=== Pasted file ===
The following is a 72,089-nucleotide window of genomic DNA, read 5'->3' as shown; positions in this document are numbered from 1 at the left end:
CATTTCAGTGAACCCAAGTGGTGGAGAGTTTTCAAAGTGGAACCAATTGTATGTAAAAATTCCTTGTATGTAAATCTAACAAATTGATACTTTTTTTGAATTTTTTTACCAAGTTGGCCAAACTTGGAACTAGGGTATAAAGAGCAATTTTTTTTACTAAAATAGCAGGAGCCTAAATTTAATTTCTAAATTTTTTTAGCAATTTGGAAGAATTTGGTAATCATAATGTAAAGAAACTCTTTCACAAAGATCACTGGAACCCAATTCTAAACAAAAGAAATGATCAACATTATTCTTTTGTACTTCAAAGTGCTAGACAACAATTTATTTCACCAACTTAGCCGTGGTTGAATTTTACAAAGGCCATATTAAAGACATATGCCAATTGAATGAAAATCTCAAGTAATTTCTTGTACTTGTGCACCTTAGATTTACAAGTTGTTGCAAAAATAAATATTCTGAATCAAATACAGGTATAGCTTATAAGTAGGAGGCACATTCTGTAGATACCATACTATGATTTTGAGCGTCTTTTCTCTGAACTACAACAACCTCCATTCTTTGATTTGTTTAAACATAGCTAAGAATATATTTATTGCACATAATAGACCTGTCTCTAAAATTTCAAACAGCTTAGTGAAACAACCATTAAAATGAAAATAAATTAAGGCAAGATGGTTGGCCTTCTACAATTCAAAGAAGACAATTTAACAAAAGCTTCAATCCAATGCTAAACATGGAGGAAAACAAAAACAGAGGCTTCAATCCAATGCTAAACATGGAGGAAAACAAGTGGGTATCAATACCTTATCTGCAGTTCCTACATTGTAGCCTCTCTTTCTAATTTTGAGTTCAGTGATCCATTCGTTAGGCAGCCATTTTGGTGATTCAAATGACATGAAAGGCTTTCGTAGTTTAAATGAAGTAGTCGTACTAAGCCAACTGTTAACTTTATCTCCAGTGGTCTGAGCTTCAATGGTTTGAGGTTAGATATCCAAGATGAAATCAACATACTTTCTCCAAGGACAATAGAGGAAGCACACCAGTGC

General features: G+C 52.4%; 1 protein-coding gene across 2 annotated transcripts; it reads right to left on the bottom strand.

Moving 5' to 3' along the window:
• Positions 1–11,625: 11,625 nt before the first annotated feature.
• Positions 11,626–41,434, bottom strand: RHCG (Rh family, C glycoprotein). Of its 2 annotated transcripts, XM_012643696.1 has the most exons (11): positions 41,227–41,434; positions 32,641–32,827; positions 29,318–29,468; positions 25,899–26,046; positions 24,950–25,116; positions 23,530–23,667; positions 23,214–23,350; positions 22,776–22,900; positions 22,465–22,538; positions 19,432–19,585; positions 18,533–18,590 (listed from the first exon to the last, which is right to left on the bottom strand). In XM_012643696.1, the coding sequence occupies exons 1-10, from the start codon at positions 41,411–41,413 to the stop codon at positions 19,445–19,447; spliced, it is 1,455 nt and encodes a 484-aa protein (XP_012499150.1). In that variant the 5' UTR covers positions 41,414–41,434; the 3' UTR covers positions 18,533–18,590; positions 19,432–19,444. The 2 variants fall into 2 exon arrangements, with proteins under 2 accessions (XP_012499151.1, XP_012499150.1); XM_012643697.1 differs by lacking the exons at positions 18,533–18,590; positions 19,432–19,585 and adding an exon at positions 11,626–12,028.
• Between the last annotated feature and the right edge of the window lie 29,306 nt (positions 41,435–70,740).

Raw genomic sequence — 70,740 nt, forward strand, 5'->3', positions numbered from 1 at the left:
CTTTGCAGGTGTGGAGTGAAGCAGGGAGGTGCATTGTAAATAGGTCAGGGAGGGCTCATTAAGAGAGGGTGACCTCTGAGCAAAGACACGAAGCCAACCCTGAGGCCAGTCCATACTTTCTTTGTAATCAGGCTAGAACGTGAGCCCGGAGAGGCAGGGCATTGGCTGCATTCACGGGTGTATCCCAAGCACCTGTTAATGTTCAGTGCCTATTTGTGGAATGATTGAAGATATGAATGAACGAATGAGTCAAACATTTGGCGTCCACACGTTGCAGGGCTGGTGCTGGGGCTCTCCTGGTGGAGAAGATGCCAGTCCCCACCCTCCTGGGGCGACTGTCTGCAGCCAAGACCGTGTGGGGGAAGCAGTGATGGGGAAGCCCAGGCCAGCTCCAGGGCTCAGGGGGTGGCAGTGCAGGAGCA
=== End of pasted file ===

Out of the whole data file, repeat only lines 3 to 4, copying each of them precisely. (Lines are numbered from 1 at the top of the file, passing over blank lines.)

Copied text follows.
General features: G+C 52.4%; 1 protein-coding gene across 2 annotated transcripts; it reads right to left on the bottom strand.

Moving 5' to 3' along the window: